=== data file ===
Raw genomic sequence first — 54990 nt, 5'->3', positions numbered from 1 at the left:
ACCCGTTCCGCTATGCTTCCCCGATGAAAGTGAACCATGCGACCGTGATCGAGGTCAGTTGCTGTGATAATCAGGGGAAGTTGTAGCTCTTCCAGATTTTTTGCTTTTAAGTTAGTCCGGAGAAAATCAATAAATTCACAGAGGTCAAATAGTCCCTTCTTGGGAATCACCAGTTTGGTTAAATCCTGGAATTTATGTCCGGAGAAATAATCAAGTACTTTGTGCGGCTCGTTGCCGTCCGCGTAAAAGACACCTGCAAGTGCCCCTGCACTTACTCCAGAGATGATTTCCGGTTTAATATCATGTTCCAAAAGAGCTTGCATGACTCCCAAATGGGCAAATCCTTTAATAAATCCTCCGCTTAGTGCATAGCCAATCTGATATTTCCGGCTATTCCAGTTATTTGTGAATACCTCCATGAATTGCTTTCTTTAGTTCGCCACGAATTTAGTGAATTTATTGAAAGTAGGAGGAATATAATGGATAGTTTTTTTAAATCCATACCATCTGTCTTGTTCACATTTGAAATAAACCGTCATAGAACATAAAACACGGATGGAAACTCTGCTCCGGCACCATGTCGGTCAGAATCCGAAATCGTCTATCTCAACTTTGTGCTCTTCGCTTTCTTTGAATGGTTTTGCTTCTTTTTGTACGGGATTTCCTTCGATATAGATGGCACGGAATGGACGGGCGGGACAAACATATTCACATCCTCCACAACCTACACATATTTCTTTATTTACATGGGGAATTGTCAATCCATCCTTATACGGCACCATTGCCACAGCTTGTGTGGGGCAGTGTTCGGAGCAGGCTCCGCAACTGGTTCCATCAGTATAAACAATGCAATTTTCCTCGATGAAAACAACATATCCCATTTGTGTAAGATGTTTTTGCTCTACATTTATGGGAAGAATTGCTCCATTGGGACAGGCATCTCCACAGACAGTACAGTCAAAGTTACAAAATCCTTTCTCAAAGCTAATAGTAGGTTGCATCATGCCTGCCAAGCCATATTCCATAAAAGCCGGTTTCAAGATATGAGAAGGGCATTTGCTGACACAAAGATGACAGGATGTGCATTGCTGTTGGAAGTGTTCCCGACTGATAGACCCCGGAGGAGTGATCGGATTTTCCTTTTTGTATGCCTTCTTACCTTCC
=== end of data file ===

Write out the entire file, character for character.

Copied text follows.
Raw genomic sequence first — 54990 nt, 5'->3', positions numbered from 1 at the left:
ACCCGTTCCGCTATGCTTCCCCGATGAAAGTGAACCATGCGACCGTGATCGAGGTCAGTTGCTGTGATAATCAGGGGAAGTTGTAGCTCTTCCAGATTTTTTGCTTTTAAGTTAGTCCGGAGAAAATCAATAAATTCACAGAGGTCAAATAGTCCCTTCTTGGGAATCACCAGTTTGGTTAAATCCTGGAATTTATGTCCGGAGAAATAATCAAGTACTTTGTGCGGCTCGTTGCCGTCCGCGTAAAAGACACCTGCAAGTGCCCCTGCACTTACTCCAGAGATGATTTCCGGTTTAATATCATGTTCCAAAAGAGCTTGCATGACTCCCAAATGGGCAAATCCTTTAATAAATCCTCCGCTTAGTGCATAGCCAATCTGATATTTCCGGCTATTCCAGTTATTTGTGAATACCTCCATGAATTGCTTTCTTTAGTTCGCCACGAATTTAGTGAATTTATTGAAAGTAGGAGGAATATAATGGATAGTTTTTTTAAATCCATACCATCTGTCTTGTTCACATTTGAAATAAACCGTCATAGAACATAAAACACGGATGGAAACTCTGCTCCGGCACCATGTCGGTCAGAATCCGAAATCGTCTATCTCAACTTTGTGCTCTTCGCTTTCTTTGAATGGTTTTGCTTCTTTTTGTACGGGATTTCCTTCGATATAGATGGCACGGAATGGACGGGCGGGACAAACATATTCACATCCTCCACAACCTACACATATTTCTTTATTTACATGGGGAATTGTCAATCCATCCTTATACGGCACCATTGCCACAGCTTGTGTGGGGCAGTGTTCGGAGCAGGCTCCGCAACTGGTTCCATCAGTATAAACAATGCAATTTTCCTCGATGAAAACAACATATCCCATTTGTGTAAGATGTTTTTGCTCTACATTTATGGGAAGAATTGCTCCATTGGGACAGGCATCTCCACAGACAGTACAGTCAAAGTTACAAAATCCTTTCTCAAAGCTAATAGTAGGTTGCATCATGCCTGCCAAGCCATATTCCATAAAAGCCGGTTTCAAGATATGAGAAGGGCATTTGCTGACACAAAGATGACAGGATGTGCATTGCTGTTGGAAGTGTTCCCGACTGATAGACCCCGGAGGAGTGATCGGATTTTCCTTTTTGTATGCCTTCTTACCTTCC